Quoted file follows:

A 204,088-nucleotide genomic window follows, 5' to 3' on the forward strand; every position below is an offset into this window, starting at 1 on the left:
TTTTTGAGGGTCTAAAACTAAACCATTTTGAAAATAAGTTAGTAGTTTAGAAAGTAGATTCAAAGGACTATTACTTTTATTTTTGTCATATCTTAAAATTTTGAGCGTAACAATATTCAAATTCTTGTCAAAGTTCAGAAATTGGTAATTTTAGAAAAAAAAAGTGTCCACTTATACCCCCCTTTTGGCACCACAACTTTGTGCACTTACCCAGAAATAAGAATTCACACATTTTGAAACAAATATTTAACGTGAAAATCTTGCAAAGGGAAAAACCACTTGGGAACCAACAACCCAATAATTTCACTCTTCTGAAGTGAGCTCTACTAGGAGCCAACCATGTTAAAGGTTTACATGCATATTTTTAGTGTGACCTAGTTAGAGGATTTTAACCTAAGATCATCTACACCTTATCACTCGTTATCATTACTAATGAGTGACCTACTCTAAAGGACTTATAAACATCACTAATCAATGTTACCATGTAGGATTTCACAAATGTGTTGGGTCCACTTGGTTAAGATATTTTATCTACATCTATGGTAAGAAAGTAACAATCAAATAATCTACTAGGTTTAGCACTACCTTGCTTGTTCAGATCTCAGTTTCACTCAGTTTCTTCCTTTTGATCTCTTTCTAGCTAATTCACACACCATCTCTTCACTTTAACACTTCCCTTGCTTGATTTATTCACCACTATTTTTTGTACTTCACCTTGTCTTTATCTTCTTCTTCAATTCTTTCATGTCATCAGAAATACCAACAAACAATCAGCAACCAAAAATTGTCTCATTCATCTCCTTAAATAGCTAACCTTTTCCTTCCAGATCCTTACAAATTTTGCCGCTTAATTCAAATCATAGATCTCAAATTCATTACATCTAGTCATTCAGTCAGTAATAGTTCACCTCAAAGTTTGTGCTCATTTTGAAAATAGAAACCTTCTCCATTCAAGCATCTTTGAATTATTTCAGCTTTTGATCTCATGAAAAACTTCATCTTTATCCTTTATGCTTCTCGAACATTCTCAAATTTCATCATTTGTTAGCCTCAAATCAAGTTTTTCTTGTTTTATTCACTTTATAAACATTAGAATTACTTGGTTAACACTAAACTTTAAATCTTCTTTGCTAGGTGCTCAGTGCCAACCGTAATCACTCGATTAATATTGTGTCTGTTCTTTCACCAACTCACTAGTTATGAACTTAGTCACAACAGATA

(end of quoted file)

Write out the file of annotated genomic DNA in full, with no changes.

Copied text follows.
A 204,088-nucleotide genomic window follows, 5' to 3' on the forward strand; every position below is an offset into this window, starting at 1 on the left:
TTTTTGAGGGTCTAAAACTAAACCATTTTGAAAATAAGTTAGTAGTTTAGAAAGTAGATTCAAAGGACTATTACTTTTATTTTTGTCATATCTTAAAATTTTGAGCGTAACAATATTCAAATTCTTGTCAAAGTTCAGAAATTGGTAATTTTAGAAAAAAAAAGTGTCCACTTATACCCCCCTTTTGGCACCACAACTTTGTGCACTTACCCAGAAATAAGAATTCACACATTTTGAAACAAATATTTAACGTGAAAATCTTGCAAAGGGAAAAACCACTTGGGAACCAACAACCCAATAATTTCACTCTTCTGAAGTGAGCTCTACTAGGAGCCAACCATGTTAAAGGTTTACATGCATATTTTTAGTGTGACCTAGTTAGAGGATTTTAACCTAAGATCATCTACACCTTATCACTCGTTATCATTACTAATGAGTGACCTACTCTAAAGGACTTATAAACATCACTAATCAATGTTACCATGTAGGATTTCACAAATGTGTTGGGTCCACTTGGTTAAGATATTTTATCTACATCTATGGTAAGAAAGTAACAATCAAATAATCTACTAGGTTTAGCACTACCTTGCTTGTTCAGATCTCAGTTTCACTCAGTTTCTTCCTTTTGATCTCTTTCTAGCTAATTCACACACCATCTCTTCACTTTAACACTTCCCTTGCTTGATTTATTCACCACTATTTTTTGTACTTCACCTTGTCTTTATCTTCTTCTTCAATTCTTTCATGTCATCAGAAATACCAACAAACAATCAGCAACCAAAAATTGTCTCATTCATCTCCTTAAATAGCTAACCTTTTCCTTCCAGATCCTTACAAATTTTGCCGCTTAATTCAAATCATAGATCTCAAATTCATTACATCTAGTCATTCAGTCAGTAATAGTTCACCTCAAAGTTTGTGCTCATTTTGAAAATAGAAACCTTCTCCATTCAAGCATCTTTGAATTATTTCAGCTTTTGATCTCATGAAAAACTTCATCTTTATCCTTTATGCTTCTCGAACATTCTCAAATTTCATCATTTGTTAGCCTCAAATCAAGTTTTTCTTGTTTTATTCACTTTATAAACATTAGAATTACTTGGTTAACACTAAACTTTAAATCTTCTTTGCTAGGTGCTCAGTGCCAACCGTAATCACTCGATTAATATTGTGTCTGTTCTTTCACCAACTCACTAGTTATGAACTTAGTCACAACAGATA